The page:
The discovery I alluded to in my last post–”Vienna on the Vistula”—came my way by sheer chance. In 2004, working on a paper about Gustav Klimt and the Vienna Secession, I paged through Eduard Sekler’s monograph on Joseph Hoffmann. Perusing the index, the name Sinaiberger suddenly caught my eye. Sure enough, my aunt and uncle had turned to the Austrian architect to help design their villa in Skoczòw in 1933. Eager to know more, I wrote to the Hoffmann archive in Zug, Switzerland, and received copies of all his drawings for the project.
Once a leader of Austrian modernism at the turn of the century, Hoffmann was no longer in the forefront by the 1930’s. This can be seen in his plan for a house designed on a north-south axis with a pitched roof, an arched loggia and an oriel window. In the end, someone with another vision intervened in the construction of the villa, but Hoffmann’s concept for its setting: the stone-walled garden terrace running along the east side of the building and the patio with a small pool to the south was kept.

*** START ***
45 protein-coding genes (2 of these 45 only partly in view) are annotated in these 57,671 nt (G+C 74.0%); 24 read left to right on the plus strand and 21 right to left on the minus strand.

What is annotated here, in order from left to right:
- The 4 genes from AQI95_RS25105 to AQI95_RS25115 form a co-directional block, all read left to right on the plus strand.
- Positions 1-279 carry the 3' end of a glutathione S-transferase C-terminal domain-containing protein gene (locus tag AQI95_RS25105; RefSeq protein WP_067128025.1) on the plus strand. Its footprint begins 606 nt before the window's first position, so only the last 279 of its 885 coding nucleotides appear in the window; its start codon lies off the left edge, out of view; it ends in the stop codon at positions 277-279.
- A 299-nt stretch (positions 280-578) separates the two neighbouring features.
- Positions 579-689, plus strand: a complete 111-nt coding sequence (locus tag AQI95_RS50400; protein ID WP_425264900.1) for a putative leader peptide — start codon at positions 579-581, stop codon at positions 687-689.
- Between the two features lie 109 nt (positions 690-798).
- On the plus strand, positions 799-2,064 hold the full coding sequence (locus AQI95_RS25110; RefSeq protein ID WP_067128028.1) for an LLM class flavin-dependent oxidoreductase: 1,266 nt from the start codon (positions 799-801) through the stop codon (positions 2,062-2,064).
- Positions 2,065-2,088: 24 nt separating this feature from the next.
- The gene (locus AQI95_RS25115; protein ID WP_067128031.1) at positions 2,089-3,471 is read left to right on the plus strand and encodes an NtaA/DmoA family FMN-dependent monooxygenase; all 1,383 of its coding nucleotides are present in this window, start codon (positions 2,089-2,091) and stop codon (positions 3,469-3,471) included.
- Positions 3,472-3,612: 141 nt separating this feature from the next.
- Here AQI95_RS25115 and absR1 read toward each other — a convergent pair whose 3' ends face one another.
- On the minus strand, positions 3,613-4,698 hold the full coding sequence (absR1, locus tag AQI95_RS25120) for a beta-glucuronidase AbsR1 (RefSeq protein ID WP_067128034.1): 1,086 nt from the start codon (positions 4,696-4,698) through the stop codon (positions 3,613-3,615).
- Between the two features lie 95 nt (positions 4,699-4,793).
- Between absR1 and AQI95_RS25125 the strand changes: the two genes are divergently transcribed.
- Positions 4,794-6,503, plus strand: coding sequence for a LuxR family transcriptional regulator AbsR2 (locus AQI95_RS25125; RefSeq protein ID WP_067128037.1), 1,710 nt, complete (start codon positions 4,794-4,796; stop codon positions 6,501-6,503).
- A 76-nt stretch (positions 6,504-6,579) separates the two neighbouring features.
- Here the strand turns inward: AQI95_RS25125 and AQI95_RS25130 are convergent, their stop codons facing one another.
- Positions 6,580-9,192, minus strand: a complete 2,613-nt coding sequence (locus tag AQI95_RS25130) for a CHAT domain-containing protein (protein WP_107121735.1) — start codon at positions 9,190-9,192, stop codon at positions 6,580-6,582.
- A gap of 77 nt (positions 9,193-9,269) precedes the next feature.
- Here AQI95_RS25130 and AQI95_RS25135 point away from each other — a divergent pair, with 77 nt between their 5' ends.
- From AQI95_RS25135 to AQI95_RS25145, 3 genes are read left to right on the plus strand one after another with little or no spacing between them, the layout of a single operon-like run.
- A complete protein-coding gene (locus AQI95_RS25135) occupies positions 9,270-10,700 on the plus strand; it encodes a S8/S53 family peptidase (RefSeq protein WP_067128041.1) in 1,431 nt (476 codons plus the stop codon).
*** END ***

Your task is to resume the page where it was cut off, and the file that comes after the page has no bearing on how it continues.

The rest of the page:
As built, the villa has a flat roof and Hoffmann’s loggia, and what was to have been the winter garden below, became an upper terrace shading a patio. This terrace matches the one on the north side of the facade with which Hoffmann had crowned the separate wing designed to be Sinaiberger’s studio. In the constructed version, the studio is integrated into the facade and given a large window. The upper story, now framed by two terraces, is made an integral part of the central block with a grouping of three windows that is equal in size to the great picture window below. As a result, the shaded patio, the central feature, and the atelier now read as one extended unit. Seen from below, the facade bears a startling resemblance to a nearby modernist icon a short distance away in Brno, Czechoslovakia, close to Frederick Sinaiberger’s hometown Ivancice. Only a few years before—between 1928 and 1930–the pioneering German architect Mies van der Rohe had completed the Tugendhat House there. The Tugendhats were acquaintances of the Sinaibergers. Was the new designer of the Sinaiberger villa inspired by Mies van der Rohe’s domestic masterpiece?
Even if this last query remains a supposition till more evidence can be found, just the names associated with the Spitzer/Sinaiberger patronage—Sergius Pauser, Josef Hoffmann, Jacques and Jacqueline Groag, and our anonymous Mies-inspired builder—suggest the rich cultural milieu that flourished too briefly on this Silesian hillside.